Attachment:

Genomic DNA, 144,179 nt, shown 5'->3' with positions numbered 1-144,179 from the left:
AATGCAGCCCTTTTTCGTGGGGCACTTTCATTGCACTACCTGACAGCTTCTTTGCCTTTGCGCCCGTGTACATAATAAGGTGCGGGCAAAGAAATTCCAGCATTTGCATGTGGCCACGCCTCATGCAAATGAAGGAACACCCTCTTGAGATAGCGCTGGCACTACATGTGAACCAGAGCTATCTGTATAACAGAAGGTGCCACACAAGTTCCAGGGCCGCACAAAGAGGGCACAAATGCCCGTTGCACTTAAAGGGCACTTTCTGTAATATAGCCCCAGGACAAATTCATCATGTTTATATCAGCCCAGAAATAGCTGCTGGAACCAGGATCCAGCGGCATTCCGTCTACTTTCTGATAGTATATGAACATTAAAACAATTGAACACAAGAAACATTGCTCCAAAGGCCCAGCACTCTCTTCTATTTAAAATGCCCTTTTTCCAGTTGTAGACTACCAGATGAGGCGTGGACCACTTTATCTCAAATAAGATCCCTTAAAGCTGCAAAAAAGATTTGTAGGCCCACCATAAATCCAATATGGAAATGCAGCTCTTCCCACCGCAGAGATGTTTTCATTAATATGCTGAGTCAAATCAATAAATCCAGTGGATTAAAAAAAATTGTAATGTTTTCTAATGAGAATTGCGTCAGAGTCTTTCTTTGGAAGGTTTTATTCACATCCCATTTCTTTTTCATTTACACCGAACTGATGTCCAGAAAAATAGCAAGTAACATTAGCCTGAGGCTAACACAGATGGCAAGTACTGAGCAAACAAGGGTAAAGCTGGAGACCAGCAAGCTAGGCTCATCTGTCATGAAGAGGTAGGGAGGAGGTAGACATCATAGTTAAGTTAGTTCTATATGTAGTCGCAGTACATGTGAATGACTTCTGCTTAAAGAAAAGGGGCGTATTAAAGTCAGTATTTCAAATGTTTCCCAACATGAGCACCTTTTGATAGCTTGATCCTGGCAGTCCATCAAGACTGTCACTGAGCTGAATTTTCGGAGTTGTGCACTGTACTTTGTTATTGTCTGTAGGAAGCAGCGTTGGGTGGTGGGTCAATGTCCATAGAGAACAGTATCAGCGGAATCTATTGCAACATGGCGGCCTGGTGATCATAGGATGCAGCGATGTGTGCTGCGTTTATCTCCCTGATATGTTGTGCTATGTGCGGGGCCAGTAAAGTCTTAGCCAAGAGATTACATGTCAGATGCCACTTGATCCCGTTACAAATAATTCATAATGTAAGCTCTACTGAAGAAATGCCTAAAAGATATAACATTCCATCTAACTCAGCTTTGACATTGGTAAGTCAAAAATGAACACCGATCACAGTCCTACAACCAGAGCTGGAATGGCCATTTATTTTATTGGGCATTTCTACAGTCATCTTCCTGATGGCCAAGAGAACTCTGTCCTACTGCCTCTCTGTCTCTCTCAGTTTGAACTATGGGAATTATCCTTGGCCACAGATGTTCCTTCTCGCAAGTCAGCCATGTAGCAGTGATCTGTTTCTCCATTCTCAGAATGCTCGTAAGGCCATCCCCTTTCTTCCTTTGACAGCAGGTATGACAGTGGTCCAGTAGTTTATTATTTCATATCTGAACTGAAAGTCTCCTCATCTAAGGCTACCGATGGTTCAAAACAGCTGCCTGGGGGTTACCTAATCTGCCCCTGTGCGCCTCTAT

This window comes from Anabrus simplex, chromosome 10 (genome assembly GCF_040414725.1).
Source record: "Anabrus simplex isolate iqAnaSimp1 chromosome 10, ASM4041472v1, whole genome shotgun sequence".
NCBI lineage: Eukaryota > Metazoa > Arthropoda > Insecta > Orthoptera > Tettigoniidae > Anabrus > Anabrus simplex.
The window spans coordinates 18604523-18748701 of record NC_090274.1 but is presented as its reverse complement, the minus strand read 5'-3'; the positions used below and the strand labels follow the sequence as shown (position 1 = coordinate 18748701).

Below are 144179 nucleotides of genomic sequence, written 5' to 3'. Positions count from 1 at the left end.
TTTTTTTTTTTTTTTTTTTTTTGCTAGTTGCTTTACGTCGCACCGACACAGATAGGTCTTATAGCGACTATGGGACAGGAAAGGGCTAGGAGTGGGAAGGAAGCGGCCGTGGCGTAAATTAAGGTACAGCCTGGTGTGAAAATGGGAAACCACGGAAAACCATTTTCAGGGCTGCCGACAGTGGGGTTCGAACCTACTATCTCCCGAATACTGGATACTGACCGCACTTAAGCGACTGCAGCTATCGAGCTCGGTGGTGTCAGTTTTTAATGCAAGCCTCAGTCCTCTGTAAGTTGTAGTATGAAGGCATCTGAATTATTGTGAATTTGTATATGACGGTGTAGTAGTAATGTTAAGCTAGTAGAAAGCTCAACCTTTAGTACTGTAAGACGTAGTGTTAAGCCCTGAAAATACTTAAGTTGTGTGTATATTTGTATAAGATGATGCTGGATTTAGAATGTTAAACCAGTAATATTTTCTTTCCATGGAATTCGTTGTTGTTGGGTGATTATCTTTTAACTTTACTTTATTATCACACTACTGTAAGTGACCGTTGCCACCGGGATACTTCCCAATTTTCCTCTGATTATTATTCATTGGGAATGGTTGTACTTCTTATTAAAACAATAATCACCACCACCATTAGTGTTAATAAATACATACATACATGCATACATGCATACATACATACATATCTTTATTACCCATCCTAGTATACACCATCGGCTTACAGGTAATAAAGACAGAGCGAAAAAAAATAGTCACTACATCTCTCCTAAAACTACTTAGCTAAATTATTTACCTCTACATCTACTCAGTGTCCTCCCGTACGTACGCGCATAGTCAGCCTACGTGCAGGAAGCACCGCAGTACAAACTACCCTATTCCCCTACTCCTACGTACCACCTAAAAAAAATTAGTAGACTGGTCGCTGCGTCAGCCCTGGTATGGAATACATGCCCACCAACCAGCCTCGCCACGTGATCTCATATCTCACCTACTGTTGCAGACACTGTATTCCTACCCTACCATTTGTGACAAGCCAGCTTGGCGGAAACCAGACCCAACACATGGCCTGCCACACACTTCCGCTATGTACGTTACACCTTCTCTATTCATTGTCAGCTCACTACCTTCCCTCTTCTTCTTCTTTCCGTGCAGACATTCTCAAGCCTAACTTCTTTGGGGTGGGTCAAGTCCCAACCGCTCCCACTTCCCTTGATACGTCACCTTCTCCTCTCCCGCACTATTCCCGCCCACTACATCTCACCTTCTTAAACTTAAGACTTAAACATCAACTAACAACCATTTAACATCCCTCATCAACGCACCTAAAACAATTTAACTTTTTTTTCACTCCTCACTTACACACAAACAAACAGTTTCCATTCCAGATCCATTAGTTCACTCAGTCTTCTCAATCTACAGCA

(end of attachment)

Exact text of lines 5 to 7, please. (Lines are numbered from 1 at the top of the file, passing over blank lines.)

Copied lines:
NCBI lineage: Eukaryota > Metazoa > Arthropoda > Insecta > Orthoptera > Tettigoniidae > Anabrus > Anabrus simplex.
The window spans coordinates 18604523-18748701 of record NC_090274.1 but is presented as its reverse complement, the minus strand read 5'-3'; the positions used below and the strand labels follow the sequence as shown (position 1 = coordinate 18748701).

Below are 144179 nucleotides of genomic sequence, written 5' to 3'. Positions count from 1 at the left end.